NR 510 Week 3 TD
You are a Family Nurse Practitioner (FNP) employed as a contact
employee in a busy primary care practice for 2 years. The providers in the
group include one physician, who is also the owner of the practice, and
two other nurse practitioners. The owner of the practice recently made
comments about the need to produce more revenue. You relate with his
concerns and feel that you have several strategies that could be helpful.
Your contract is up for renewal in 3 months. You are highly satisfied with
your job and want to stay in the group. You see 20 patients per day on
average, and take call every third weekend.
What negotiation strategies should you use to propose a contract
renewal? Use logical reasoning and provide evidence based rationales
for your decisions. Keep in mind that your negotiation terms and
conditions must be within the legal scope of practice for an ANP.
There are many NPs who shy away from contract negotiations because they
assume their contract is predetermined and/or they do not want to get into a disagreement
with their current or potential employer (Danielson, Potenza, & Onieal, 2016). There is
no need to shy away from negotiating a compensation package, just remember that it is a
normal, professional conversation and be sure to come prepared. Salaries are usually
based off of the average salary of NPs in regards to geographical location, practice
setting, and practice specialty (Danielson, Potenza, & Onieal, 2016). For NPs, the
professional organization AANP gathers and reports salary information (Danielson,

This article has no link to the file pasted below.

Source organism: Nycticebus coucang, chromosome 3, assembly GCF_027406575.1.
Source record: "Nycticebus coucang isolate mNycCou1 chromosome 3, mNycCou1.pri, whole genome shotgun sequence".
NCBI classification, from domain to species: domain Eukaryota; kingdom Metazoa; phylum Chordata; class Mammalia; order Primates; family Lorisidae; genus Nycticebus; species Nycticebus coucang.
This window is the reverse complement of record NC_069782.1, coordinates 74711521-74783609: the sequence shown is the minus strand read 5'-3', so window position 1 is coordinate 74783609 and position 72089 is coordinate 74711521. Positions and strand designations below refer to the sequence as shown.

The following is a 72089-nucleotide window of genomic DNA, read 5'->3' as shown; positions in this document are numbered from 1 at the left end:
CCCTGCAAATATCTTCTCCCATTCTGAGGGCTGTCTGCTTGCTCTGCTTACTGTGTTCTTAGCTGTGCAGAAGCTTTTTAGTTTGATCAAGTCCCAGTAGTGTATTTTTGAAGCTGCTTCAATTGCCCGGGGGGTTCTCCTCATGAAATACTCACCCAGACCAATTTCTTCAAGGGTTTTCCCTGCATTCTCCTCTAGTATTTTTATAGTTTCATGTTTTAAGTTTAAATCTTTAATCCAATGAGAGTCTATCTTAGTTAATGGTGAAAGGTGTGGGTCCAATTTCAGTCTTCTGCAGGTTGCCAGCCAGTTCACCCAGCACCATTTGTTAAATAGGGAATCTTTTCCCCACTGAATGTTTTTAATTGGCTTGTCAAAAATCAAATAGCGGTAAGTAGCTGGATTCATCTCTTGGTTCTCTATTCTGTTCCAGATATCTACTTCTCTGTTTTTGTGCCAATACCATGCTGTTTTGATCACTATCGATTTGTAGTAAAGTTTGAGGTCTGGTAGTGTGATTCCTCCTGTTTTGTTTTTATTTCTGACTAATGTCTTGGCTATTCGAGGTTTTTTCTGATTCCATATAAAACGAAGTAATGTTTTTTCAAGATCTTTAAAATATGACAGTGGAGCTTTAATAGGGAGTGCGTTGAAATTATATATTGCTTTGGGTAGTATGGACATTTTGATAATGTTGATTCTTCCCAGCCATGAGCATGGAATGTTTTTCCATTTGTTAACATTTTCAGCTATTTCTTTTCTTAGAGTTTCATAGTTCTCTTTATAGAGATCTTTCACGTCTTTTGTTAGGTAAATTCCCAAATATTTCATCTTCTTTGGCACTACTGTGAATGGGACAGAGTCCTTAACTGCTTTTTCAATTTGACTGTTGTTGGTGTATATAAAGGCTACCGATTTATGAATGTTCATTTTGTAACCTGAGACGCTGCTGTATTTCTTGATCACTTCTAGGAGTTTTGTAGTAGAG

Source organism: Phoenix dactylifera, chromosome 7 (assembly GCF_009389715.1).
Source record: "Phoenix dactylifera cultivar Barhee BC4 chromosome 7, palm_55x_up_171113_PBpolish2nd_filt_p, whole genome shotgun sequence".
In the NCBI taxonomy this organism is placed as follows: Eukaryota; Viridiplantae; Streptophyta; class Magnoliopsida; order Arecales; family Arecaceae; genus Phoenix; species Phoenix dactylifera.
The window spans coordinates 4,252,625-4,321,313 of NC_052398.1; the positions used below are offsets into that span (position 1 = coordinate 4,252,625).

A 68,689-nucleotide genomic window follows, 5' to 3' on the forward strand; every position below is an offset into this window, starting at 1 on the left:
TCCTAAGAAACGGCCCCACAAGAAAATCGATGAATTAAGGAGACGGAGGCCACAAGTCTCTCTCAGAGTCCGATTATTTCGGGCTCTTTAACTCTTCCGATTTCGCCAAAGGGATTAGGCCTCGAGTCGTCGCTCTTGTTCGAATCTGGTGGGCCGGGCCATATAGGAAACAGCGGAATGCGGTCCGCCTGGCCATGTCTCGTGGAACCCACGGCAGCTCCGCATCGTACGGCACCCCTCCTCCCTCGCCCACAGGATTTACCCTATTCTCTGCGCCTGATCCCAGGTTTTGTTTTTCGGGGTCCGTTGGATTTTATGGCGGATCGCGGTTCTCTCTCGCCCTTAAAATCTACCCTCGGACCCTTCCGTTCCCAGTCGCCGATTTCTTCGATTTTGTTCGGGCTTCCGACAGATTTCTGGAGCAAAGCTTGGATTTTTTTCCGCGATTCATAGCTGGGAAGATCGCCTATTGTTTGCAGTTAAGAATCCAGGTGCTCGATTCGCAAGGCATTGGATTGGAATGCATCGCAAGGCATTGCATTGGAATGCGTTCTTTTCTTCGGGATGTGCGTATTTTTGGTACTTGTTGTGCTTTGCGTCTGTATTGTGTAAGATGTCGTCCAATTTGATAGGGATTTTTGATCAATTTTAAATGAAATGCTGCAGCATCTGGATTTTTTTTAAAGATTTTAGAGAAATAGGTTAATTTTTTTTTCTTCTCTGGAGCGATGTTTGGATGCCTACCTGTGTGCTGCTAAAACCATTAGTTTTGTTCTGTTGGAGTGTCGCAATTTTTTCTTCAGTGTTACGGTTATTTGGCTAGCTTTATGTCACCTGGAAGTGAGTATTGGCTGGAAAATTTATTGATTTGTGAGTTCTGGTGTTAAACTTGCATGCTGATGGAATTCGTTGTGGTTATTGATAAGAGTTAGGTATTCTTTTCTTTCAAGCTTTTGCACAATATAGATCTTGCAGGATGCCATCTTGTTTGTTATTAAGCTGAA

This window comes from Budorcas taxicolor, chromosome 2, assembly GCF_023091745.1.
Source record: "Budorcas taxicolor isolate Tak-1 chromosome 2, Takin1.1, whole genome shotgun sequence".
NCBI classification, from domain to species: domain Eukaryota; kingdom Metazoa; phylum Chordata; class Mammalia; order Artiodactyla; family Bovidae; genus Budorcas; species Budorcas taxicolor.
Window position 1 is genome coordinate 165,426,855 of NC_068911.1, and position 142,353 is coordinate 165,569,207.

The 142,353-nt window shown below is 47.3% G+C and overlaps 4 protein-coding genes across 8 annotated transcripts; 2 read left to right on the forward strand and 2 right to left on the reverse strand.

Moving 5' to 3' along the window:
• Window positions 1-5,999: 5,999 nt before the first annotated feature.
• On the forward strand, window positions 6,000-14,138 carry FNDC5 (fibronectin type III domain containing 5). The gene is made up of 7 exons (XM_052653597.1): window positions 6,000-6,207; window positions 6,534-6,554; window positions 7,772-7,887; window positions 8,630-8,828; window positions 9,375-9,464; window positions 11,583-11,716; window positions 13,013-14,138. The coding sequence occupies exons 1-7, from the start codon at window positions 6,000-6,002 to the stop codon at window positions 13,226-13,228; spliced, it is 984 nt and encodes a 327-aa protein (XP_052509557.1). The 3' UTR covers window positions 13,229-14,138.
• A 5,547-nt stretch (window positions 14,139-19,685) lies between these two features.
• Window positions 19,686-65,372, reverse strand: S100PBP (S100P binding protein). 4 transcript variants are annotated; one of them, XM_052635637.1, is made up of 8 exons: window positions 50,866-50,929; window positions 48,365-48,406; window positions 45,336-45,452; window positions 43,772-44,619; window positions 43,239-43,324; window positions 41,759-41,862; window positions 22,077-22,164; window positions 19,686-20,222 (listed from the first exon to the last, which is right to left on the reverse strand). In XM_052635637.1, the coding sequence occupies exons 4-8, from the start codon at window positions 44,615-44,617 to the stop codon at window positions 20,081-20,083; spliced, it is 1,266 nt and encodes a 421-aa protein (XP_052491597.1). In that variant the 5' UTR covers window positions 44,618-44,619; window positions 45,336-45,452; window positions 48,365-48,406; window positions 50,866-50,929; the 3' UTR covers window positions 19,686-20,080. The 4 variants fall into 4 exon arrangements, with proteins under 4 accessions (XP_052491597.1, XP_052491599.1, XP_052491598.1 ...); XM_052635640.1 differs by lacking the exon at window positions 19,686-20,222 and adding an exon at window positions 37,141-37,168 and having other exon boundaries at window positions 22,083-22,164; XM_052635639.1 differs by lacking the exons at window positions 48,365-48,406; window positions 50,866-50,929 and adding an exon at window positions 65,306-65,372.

Potenza, & Onieal, 2016).
It is important to negotiate more than just a salary into your compensation
package. Common benefits that can also be negotiated include call pay, bonuses, profit-
sharing, health insurance, malpractice insurance, disability and life insurance, vacation
time, sick time, holiday pay, professional expenses such as reimbursement for CEUs and
any travel associated with CEUs, professional license renewal, DEA registration,
prescription registration fee, and retirement benefits offered such as a 401-k and
employer matching (Danielson, Potenza, & Onieal, 2016).
According to Danielson et al. (2016), you should learn how to calculate the
revenue you bring or could bring into the practice. Buppert (2015), says an NPs salary
and benefits should be one-third of what is billed under you and your benefits should
equal out to approximately 25 percent of your base salary. Negotiations should happen
over a few meetings so that both parties are clear as to what the other expects (Danielson,
Potenza, & Onieal, 2016). Once you come to an agreement, a formal, written contract
should be produced and signed by all parties (Danielson, Potenza, & Onieal, 2016).